Pandemic travel highlighted ‘air rage’ and the need for a national no-fly list
Air rage has run rampant during the COVID-19 pandemic. Over 6,000 passengers have been placed on airline no-fly lists for exhibiting aggressive behavior during flights, including being unwilling to abide by the federal transportation face mask mandate.
Air rage is unacceptable, for any reason. It threatens the safety of flight crew and passengers. The confined quarters of an air cabin makes every person vulnerable when a passenger acts out. The reasons for the air rage are likely justified in the minds of the perpetrator, but the behavior is unjustifiable to all.
Given that the airlines have already created their own no-fly lists, is a national no-fly list even needed?
The answer is yes.
Unruly passengers are more likely to be less seasoned travelers who fly infrequently. As such, they would have no loyalty to any airline, so banning them on any one airline would not prevent them from flying another.
Air rage is not about bad behavior on an airline, it is about bad behavior in the air system, which is airline independent. A national no-fly list accessible across all airlines would facilitate the sharing of such information.
Note that each airline does not oversee airport security for their flights. The Transportation Security Administration (TSA) manages security across all airlines, further supporting a national no-fly list.
A national no-fly list would be accessed by the TSA at airport security checkpoints, effectively preventing such people from even entering the sterile side of the airport. Most importantly, it would communicate zero tolerance for bad behavior during air travel across the entire air system.
A national no-fly list also would serve as a deterrent for air rage. Passengers know that any bad behavior in flight would be dealt with across the entire air system, not just within airlines. This removes the airlines from the role of law enforcement to one of communicator, with the Federal Aviation Administration (FAA) and TSA appropriately assuming responsibility for managing the unruly passengers after the incident.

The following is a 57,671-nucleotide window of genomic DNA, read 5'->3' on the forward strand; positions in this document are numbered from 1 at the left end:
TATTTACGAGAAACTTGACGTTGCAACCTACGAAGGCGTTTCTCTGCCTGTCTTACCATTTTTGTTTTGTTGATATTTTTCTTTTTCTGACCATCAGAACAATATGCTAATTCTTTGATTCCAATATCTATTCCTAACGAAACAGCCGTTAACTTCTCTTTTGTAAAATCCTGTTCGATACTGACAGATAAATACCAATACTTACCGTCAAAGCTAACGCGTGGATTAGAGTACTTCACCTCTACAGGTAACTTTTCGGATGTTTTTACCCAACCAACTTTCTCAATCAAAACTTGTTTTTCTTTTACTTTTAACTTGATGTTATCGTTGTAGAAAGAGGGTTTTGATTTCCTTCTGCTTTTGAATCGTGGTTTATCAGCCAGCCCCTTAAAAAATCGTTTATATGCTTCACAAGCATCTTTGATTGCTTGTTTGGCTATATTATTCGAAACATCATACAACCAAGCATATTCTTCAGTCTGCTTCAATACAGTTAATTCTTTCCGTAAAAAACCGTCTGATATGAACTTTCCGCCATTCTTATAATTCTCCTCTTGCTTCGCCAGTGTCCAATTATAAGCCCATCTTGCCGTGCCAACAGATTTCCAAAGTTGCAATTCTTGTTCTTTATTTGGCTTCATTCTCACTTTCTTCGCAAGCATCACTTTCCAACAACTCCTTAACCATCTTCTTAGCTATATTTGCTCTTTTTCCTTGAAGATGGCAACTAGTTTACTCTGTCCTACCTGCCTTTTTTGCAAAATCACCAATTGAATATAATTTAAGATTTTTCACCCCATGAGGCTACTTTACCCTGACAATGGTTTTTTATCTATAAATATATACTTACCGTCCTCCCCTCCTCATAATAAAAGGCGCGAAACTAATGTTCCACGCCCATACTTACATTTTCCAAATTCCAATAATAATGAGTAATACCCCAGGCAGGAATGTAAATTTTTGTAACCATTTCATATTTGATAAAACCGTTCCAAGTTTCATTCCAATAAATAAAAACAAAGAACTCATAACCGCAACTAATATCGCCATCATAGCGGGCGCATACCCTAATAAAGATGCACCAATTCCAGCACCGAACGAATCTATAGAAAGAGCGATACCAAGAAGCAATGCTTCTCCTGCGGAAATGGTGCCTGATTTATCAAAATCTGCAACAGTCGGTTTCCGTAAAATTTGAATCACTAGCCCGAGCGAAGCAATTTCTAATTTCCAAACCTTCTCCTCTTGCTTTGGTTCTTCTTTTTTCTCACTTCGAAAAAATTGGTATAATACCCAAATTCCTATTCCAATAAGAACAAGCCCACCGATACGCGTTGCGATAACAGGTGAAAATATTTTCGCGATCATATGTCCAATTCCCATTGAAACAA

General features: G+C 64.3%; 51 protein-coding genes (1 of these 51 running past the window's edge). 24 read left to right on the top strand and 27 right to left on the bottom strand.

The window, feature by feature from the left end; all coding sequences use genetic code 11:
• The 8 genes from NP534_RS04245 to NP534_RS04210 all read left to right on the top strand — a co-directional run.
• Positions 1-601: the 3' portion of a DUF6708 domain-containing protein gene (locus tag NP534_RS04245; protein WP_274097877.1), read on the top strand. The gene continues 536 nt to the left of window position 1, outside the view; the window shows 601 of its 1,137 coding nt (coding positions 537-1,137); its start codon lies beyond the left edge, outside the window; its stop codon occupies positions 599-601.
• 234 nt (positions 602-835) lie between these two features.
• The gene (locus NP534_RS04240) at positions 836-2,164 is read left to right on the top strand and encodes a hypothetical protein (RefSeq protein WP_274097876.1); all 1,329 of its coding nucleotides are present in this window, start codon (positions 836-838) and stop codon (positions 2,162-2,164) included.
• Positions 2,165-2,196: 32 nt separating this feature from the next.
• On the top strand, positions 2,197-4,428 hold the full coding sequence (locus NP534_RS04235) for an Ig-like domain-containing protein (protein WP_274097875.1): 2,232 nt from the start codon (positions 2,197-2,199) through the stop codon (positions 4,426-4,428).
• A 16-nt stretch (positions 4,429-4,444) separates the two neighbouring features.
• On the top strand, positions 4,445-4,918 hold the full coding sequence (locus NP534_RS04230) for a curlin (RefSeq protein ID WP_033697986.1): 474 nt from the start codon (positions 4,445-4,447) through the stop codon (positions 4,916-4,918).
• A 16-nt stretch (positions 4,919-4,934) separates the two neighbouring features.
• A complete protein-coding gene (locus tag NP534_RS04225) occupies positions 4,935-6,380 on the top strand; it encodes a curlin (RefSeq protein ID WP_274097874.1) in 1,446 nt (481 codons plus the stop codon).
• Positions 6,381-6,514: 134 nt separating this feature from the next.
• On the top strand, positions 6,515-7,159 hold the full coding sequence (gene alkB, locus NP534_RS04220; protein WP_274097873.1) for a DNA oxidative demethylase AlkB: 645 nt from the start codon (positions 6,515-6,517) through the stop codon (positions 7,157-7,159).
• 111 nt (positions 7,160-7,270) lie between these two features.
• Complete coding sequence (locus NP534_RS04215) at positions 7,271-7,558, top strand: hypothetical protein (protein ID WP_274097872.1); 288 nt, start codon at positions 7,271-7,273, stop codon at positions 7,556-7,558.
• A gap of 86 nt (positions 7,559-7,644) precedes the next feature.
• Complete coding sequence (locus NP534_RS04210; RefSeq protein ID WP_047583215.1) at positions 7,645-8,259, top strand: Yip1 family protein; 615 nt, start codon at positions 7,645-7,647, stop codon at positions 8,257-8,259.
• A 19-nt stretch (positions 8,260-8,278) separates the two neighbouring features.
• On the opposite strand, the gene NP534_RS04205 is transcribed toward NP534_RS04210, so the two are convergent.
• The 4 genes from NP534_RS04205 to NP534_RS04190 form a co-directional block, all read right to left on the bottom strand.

Airlines would also be free to add their own airline-specific penalties to violators, like canceling their frequent flyer account.
Are such penalties too severe? Perhaps. But air rage is far too dangerous to not be taken seriously, since every person on a flight with a passenger exhibiting air rage cannot escape the event; they are held hostage within the confines of the air cabin.
Being placed on a national no-fly list should not be a permanent sentence of guilt. Unruly passengers could be listed for some designated time, after which they could be placed on probation for an extended time while they are permitted to fly. However, second-time offenders could be permanently banned if their behavior so warrants such a decision.
COVID-19 in-flight rules and mask mandates may have instigated higher levels of air-rage, but they alone did not cause them. The pandemic has created unprecedented levels of anxiety and social challenges that have pushed Americans many beyond and outside their emotional comfort zones. This has manifested itself in numerous ways, with higher numbers of automobile deaths and unprecedented levels of opioid overdoses. Air rage is just yet another manifestation of such social angst.
Several Republican lawmakers argue that banning people from flying violates their constitutional right to engage in interstate transportation. Nonsense. These lawmakers (Democrats are also guilty of such shenanigans on other issues) are abusing the Constitution for their self-serving political objectives. A no-fly list would only limit interstate transportation for one mode of transportation.
As the country transitions into a new post-pandemic equilibrium, the uncertainty around the end game will not return society to its pre-pandemic conditions. Moving to the yet-to-be-determined new equilibrium will continue to elicit unexpected responses, including potentially dangerous behavior like air rage.
Air rage is unacceptable, and as such, must be addressed swiftly and decisively. A national no-fly list would demonstrate the seriousness of air rage and that it is uniformly condemned by all stakeholders. However, a national no-fly list should not be a permanent sentence for unruly flyers. Once implemented, it will provide a mechanism to protect air travelers as our society continues its current transition to its new societal equilibrium.
Sheldon H. Jacobson, Ph.D., is a founder professor of Computer Science at the University of Illinois at Urbana-Champaign. He applies his expertise in data-driven risk-based decision-making to evaluate and inform public policy. He has researched aviation security systems since 1995. His research provided the technical foundations for TSA PreCheck.